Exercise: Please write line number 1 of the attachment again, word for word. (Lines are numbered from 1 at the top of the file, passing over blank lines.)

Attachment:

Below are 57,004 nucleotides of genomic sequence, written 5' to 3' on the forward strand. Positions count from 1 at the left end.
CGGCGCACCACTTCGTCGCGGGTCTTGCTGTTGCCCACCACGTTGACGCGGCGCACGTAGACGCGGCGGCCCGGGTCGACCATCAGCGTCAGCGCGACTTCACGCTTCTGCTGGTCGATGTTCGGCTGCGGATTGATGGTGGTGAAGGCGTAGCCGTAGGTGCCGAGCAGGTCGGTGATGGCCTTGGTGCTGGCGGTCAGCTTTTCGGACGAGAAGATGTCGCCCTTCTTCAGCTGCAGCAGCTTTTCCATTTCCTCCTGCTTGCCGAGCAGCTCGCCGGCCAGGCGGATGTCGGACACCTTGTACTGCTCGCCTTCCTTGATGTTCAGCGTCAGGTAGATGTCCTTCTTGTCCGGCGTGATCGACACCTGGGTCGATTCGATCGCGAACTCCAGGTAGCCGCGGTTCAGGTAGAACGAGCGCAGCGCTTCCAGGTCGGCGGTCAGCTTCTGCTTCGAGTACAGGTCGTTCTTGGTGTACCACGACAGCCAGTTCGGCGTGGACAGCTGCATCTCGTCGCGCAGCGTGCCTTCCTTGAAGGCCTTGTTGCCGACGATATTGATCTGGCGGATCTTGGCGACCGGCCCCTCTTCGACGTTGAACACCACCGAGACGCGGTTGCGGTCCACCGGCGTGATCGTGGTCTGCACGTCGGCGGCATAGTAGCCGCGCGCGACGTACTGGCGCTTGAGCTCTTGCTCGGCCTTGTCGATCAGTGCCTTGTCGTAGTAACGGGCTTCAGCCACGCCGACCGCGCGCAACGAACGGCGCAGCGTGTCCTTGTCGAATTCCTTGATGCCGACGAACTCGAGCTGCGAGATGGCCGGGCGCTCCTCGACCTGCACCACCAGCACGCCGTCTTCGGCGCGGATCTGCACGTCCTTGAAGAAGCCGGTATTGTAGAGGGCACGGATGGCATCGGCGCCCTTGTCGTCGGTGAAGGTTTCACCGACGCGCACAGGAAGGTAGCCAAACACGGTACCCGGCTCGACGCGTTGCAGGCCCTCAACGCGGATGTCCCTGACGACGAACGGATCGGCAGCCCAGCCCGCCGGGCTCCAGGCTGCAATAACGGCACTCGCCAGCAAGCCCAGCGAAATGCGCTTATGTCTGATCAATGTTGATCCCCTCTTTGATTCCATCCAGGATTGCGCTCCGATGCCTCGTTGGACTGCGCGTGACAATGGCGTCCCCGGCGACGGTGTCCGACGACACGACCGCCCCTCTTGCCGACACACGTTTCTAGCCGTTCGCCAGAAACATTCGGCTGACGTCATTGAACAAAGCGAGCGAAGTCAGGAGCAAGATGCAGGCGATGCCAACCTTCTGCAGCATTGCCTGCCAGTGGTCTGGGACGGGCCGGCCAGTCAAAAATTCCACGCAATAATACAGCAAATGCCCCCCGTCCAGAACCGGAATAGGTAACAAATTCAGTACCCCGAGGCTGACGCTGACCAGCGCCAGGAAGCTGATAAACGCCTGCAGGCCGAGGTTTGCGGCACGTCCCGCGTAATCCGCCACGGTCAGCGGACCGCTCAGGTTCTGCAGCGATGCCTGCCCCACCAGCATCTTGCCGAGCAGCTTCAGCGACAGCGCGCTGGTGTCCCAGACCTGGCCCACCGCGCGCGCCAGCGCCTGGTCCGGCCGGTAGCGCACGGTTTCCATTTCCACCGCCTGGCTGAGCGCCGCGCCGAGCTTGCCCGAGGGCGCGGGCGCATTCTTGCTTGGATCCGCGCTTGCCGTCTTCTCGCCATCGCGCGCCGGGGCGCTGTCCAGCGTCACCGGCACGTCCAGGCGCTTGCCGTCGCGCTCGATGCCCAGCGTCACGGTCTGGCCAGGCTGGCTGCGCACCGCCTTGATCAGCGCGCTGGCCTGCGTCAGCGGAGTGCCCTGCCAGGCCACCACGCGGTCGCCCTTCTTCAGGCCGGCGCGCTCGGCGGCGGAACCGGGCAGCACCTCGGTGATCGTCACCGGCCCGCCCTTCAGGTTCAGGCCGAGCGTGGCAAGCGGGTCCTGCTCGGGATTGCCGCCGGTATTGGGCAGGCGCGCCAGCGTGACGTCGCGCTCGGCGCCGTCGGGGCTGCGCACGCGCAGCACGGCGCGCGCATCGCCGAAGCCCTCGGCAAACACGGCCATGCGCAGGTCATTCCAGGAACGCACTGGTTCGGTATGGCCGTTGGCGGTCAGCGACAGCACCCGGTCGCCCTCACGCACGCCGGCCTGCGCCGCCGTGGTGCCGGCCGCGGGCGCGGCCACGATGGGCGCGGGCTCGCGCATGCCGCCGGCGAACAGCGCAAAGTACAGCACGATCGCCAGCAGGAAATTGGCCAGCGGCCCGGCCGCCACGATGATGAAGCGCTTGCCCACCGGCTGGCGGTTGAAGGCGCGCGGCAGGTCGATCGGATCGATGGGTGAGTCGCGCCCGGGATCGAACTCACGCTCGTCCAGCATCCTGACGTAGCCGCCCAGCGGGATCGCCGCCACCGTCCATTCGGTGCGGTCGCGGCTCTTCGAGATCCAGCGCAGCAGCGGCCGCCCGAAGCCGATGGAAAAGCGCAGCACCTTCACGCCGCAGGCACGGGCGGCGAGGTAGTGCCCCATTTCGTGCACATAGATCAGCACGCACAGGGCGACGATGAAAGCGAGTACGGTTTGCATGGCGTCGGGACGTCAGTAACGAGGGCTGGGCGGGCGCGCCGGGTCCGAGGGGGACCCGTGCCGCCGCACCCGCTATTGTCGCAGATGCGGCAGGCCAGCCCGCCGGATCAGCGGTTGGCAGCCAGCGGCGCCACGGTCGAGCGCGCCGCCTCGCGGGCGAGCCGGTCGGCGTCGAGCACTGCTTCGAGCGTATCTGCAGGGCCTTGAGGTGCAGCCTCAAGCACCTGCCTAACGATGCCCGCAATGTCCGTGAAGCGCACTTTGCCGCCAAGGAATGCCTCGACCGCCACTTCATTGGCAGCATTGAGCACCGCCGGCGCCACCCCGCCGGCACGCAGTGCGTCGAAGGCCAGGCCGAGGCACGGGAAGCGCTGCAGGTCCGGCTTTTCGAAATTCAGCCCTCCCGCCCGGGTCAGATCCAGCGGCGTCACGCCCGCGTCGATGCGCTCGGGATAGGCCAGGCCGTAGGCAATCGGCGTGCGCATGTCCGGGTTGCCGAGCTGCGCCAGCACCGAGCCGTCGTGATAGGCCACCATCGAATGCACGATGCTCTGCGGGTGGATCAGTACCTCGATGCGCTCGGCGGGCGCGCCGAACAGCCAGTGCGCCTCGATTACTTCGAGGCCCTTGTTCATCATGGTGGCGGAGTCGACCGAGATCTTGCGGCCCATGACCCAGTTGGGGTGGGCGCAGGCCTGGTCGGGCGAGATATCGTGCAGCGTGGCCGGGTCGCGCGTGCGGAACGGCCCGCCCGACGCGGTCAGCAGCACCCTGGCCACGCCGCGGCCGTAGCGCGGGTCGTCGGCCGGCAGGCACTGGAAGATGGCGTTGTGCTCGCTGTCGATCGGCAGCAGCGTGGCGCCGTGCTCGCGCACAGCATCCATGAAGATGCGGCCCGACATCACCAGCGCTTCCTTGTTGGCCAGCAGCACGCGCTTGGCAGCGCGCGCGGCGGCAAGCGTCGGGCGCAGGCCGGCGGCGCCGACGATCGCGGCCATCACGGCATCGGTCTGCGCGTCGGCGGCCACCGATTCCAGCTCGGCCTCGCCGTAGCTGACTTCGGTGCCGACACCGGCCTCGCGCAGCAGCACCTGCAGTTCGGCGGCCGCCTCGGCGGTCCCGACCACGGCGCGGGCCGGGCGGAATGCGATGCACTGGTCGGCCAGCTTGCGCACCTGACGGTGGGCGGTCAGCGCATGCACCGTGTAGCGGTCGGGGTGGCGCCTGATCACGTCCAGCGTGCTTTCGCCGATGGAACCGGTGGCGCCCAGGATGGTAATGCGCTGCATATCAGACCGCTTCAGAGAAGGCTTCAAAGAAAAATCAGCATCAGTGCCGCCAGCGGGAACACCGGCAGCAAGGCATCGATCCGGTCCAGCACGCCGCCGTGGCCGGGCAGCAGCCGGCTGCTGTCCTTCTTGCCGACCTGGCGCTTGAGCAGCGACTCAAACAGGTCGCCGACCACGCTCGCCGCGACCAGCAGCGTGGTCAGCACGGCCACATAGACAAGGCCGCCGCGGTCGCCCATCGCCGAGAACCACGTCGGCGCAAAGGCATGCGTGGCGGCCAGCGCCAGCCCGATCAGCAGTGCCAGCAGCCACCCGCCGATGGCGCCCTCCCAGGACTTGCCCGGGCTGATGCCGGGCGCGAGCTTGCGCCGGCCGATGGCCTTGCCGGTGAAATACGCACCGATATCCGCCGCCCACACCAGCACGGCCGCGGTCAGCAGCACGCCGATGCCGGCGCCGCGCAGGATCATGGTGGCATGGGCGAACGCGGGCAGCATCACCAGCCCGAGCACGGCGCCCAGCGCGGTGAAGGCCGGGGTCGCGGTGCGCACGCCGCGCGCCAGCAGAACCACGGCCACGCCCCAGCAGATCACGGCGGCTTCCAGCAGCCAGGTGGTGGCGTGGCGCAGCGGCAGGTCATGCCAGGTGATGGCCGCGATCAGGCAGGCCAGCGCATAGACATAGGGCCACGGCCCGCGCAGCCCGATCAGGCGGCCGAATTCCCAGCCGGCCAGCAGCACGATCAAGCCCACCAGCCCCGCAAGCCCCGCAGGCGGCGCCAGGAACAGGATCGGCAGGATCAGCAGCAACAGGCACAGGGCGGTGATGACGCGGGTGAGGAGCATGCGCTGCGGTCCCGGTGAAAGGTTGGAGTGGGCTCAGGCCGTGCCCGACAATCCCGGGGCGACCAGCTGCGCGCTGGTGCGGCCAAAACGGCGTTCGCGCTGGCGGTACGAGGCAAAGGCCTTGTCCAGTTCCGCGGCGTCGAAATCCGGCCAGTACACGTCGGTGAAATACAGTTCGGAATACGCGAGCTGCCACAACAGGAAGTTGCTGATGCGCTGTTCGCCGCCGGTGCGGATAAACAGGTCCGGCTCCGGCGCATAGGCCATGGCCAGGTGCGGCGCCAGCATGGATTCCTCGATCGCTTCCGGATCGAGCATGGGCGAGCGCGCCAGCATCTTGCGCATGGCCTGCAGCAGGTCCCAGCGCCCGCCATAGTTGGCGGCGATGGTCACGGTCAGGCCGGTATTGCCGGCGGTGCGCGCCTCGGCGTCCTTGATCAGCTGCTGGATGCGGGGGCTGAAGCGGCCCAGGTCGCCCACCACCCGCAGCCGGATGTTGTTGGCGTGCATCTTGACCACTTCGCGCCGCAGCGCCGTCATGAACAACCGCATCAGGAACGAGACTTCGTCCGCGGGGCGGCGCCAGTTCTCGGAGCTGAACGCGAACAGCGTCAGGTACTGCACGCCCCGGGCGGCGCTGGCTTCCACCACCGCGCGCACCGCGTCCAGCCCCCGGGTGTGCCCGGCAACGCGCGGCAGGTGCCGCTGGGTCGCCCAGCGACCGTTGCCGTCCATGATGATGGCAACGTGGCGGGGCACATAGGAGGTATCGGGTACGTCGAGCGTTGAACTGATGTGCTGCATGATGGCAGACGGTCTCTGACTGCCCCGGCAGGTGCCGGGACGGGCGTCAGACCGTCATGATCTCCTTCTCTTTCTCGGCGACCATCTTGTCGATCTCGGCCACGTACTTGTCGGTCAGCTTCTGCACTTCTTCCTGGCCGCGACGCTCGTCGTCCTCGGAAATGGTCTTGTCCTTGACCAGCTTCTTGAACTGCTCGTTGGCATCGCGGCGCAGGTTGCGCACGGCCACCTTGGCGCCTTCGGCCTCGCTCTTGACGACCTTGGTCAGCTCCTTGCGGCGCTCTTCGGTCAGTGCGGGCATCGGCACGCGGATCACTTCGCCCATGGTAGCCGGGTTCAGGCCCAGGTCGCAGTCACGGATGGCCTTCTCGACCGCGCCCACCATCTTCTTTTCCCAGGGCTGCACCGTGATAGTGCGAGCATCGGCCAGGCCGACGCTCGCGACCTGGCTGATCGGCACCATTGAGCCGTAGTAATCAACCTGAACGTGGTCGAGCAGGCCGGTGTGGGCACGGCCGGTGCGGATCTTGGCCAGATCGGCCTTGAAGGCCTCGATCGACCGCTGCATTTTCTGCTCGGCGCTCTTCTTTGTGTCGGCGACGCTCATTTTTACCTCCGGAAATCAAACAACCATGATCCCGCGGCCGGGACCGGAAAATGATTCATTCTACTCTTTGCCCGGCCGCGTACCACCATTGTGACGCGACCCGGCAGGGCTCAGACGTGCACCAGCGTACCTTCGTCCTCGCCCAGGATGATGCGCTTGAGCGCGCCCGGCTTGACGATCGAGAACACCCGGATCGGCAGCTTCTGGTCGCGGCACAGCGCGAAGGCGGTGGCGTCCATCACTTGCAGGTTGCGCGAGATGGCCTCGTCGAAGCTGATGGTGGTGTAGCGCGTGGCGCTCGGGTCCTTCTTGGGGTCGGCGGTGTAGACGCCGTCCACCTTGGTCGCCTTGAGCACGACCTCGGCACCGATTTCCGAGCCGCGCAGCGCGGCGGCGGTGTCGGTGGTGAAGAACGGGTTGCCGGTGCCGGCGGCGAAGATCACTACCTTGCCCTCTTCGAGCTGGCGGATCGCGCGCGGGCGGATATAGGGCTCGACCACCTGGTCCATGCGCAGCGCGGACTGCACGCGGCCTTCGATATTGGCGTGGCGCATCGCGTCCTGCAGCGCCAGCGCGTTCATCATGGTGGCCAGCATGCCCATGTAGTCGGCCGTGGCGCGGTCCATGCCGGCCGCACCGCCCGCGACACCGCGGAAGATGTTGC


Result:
Below are 57,004 nucleotides of genomic sequence, written 5' to 3' on the forward strand. Positions count from 1 at the left end.